that being a pioneer generates. This requires 'locking in'
users with the help of an appropriate user interface which they become
accustomed to and are reticent to migrate away from, and locking in
producers of supportive software with an appropriate 'applications
programming interface'. It should be obvious that sustaining
monopoly to recoup sunk costs can indeed be difficult.
strategies did help the early start-ups, resulting in the jeans-to-riches
stories (Microsoft, Netscape, etc.) with which Silicon Valley abounds.
But more recently it has become clear that start-ups undertake innovative
activities only to create winning products that the big fish acquire.
This is because of the possibility of easy replication and development
of an original product, which can be done by dominant firms with deep
pockets that allow them to stay in place and spend massively to win
dominant market shares. In the event, the likelihood that a small
start-up would be able to recoup sunk costs, clear debts and make
a reasonable profit is indeed low. Selling out ensures that such sums
can indeed be garnered.
this feature of the software products market, it is not surprising
that small players (such as Netscape and Vermeer Technologies that
delivered Frontpage) are mere transient presences in key areas even
in the developed countries. To expect developing country producers
to fare better is to expect far too much. The latter can merely be
software suppliers or outsourcers for the dominant players.
is disconcerting is that even as outsources India still remains a
lower-end supplier of IT-enabled services. This involves not just
body-shopping in the form of temporary export of software professionals
to undertake specific jobs in large projects designed and executed
in the West, but the sale of cheap skilled and not-so-skilled labour
services whose output is transmitted via modern commucation technologies
to sites where those services are required. That is, there are a whole
host of services that can now be provided without having to move the
person supplying the service to the point where the service is being
delivered. Typical examples are a range of backoffice services and
possibility of such service delivery has helped India circumvent the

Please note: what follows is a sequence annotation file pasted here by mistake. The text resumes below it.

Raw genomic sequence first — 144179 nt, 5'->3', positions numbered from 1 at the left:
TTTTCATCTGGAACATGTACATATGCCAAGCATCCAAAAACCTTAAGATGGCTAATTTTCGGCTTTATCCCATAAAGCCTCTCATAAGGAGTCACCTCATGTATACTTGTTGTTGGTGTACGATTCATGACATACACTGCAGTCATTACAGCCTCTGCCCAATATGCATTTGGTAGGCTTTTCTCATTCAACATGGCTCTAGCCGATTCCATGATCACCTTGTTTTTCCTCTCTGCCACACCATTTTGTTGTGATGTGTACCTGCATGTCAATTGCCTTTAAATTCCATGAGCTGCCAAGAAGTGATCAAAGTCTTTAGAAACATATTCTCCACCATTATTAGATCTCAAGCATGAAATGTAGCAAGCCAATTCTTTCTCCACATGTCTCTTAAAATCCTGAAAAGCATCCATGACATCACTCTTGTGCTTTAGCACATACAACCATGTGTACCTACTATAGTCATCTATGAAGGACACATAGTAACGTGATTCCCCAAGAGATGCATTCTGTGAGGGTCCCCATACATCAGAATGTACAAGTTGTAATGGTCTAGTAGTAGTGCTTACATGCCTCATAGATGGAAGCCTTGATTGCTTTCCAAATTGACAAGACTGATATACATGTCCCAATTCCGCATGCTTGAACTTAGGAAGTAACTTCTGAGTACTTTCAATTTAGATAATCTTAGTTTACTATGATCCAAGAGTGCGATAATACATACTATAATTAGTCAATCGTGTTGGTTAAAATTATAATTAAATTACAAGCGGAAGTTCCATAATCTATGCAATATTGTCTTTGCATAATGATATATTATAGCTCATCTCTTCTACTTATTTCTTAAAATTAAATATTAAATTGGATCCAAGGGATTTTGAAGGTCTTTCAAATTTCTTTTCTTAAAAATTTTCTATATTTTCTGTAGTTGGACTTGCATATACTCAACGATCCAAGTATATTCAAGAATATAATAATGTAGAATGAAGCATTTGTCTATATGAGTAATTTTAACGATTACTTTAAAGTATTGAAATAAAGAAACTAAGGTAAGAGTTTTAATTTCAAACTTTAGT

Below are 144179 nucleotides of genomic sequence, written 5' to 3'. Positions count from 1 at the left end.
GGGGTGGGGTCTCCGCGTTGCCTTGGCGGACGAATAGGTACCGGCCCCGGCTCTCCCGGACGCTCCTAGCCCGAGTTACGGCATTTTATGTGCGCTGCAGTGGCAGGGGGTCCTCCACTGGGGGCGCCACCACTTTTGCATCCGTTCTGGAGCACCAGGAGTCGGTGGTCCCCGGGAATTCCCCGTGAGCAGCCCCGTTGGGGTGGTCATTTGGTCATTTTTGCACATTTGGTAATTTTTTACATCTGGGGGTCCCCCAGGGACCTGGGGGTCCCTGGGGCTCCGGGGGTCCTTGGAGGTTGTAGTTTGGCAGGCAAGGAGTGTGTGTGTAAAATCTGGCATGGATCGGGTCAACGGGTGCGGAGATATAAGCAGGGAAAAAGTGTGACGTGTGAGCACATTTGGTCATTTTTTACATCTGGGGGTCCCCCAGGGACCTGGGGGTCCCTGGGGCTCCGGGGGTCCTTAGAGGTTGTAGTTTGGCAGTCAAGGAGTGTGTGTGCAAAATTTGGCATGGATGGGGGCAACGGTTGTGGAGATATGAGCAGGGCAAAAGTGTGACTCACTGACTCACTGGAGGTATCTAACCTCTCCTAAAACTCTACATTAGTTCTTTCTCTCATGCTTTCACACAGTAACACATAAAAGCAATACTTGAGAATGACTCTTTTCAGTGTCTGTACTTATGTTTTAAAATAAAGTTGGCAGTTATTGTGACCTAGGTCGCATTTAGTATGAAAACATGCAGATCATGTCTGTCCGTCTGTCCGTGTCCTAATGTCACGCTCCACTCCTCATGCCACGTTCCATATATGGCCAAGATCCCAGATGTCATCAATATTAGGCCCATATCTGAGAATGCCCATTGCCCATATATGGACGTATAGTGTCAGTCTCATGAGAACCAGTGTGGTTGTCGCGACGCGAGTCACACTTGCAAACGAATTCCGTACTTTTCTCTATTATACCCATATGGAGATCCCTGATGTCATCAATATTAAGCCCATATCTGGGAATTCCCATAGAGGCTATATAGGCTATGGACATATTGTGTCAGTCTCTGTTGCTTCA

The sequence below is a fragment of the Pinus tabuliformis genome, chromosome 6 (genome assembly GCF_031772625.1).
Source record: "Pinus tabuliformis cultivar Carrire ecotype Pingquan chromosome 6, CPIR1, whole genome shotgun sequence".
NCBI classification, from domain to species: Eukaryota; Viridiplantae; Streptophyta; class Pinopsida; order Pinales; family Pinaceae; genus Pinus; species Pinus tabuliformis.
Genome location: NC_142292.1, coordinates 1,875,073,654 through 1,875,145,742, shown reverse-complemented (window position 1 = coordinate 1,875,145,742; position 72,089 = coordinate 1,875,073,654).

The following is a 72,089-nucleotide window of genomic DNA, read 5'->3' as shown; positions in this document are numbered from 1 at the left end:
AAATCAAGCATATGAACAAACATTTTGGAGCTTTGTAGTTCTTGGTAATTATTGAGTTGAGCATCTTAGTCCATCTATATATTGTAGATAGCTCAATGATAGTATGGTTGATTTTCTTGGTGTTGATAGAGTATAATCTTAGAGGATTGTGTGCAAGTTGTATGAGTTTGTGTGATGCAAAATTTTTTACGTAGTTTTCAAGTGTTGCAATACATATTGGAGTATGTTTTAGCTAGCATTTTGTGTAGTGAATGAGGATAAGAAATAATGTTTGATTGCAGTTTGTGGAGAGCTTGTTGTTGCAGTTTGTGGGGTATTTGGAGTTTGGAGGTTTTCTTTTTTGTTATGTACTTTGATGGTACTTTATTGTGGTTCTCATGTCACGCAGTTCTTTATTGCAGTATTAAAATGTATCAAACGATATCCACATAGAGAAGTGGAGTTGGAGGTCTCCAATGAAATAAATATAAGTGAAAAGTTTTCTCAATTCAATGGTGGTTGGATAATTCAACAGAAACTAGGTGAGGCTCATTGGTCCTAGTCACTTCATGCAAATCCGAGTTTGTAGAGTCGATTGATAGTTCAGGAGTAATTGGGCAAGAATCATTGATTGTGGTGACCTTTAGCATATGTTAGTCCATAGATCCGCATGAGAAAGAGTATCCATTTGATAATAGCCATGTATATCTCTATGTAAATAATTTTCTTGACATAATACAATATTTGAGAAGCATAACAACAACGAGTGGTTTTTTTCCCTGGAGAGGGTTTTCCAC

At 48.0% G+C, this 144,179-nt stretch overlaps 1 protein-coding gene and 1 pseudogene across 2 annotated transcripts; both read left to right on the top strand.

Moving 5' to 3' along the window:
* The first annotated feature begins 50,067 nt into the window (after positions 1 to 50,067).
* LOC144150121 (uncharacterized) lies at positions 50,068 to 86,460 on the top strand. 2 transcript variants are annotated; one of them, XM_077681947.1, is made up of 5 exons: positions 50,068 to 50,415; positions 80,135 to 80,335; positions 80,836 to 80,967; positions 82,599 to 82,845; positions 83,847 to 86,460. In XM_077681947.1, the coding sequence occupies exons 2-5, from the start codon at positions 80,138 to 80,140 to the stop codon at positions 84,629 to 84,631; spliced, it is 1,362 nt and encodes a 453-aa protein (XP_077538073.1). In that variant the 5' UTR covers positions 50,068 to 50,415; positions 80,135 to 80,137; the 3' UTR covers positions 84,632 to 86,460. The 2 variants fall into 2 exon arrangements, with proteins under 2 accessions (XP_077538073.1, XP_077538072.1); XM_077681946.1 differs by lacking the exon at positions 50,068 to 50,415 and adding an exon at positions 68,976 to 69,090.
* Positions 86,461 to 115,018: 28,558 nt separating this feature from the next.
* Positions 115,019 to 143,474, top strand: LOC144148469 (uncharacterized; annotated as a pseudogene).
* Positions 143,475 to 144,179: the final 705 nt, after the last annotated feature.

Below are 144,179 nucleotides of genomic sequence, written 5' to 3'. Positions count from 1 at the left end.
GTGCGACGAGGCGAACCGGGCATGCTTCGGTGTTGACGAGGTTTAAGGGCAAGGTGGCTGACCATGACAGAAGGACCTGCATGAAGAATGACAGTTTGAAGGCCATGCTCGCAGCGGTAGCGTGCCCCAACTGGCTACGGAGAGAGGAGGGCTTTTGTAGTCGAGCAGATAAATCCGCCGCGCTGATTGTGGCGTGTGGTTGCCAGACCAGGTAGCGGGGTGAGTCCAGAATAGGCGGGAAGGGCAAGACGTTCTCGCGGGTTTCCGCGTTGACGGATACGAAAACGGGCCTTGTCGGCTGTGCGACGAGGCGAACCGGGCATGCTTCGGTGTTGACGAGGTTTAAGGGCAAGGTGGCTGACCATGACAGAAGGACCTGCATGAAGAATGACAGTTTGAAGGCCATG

obstacle to service exports created by immigration laws in the developed
countries. That is, a large part of software exports is not very different
from the exports of nursing, carpentry, masonry and other such services,
except for the fact that unlike those exports, the presence of the
service provider at the point of sale is not required in the case
of IT enabled servcies.
in this light, conceptually, India's software thrust of the 1990s
is not as spectacular as it appears. It is substantially a technology-aided
expansion of the of the waves of migration by services providers of
different descriptions: doctors, nurses, and blue-collared workers
of various kinds. An expansion of that kind cannot be the basis for
the redressal of international inequality that it is made out to be.
But that is not all. Even in quantitative terms this development is
not spectacular. The 'net foreign exchange revenue' to the
country from migration of the old kind, captured by the volume of
remittances into India, is in the range of $10-12 billion. The gross
foreign exchange revenue from software exports is just $4 billion.
The real question is, whether India can continue to exploit the possibilities
of arbitrage generated by differences in software and IT-enable service
costs between onsite sources and offshore centres, so as to more than
triple its current gross revenues. That possibility is threatened
not merely by the emergence of alternative offshore centres, but also
by a reduction in the onsite-offshore cost differential. It is for
this reason that industry-insiders keep emphaising the importance
of moving up the value chain in software production. But
that movement is possible as structurally constrained as the effort
at increasing sophisticated manufactured exports from the developing
to the developed world was.